“This level of tumor control is typically very difficult to achieve in these patients who have been heavily pre-treated, with a median of five prior lines of other therapies, and who have such advanced disease. Equally encouraging are the data showing that 13 patients had a ≥50% reduction or normalization of CA-125, including six confirmed responses, six unconfirmed responses, and one prolonged CA-125 normalization,” Newell explained.
“Of these 13 patients, one patient is not yet evaluable under RECIST criteria. All of the other 12 patients (100%) have also achieved stable disease (confirmed or unconfirmed) or a confirmed partial response. With 89% of adverse events (AEs) reported to be grade 1 or 2, we believe the emerging safety profile reflects our optimized design approach,” he concluded.
Interim clinical data
The interim clinical data for STRO-002 in patients treated at dose levels of 2.9 mg/kk or higher included one patient with an ongoing confirmed partial response (36 weeks), five patients with confirmed stable disease (three up to 18 weeks, two up to 27 weeks), and seven ongoing patients who have an unconfirmed stable disease at the six-week assessment point.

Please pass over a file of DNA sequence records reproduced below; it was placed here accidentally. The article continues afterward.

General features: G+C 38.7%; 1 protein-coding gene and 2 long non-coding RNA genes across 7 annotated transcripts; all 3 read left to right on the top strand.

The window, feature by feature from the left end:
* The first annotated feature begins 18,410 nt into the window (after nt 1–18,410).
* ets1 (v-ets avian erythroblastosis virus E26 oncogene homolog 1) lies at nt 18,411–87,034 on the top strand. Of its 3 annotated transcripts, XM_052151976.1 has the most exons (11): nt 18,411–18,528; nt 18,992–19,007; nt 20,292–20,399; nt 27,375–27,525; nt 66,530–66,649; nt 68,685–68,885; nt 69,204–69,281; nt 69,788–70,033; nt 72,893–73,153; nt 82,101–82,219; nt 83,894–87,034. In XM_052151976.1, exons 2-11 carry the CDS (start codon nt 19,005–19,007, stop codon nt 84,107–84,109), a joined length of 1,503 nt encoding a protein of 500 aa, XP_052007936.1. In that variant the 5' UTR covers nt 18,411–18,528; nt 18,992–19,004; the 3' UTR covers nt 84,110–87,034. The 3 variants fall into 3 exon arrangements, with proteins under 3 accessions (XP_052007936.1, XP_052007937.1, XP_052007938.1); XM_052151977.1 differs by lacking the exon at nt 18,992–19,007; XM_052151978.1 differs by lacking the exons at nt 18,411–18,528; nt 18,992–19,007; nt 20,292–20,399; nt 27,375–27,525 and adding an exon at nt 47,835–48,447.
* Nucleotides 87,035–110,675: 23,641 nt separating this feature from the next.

In the trial, STRO-002 was generally well-tolerated and was mostly associated with mild adverse events (AEs). Eighty-nine percent (89%) of AEs were grade 1 or grade 2 and prophylactic corticosteroid eye drops have not been necessary. Grade 3 treatment-emergent AEs included fatigue, neutropenia, arthralgia, diarrhea, peripheral neuropathy, and myalgia, with the only grade 4 treatment-emergent AE being neutropenia; all neutropenias were reversible within one week.
“The preliminary evidence of anti-tumor activity we observed is encouraging, particularly in this heavily pre-treated patient population,” said Wendel Naumann, M.D., a gynecologic oncologist at Levine Cancer Institute and a principal investigator on the STRO-002 study.
“With limited therapeutic options for these patients, we are excited to continue to advance this clinical program to further investigate its therapeutic potential,” Nauman added.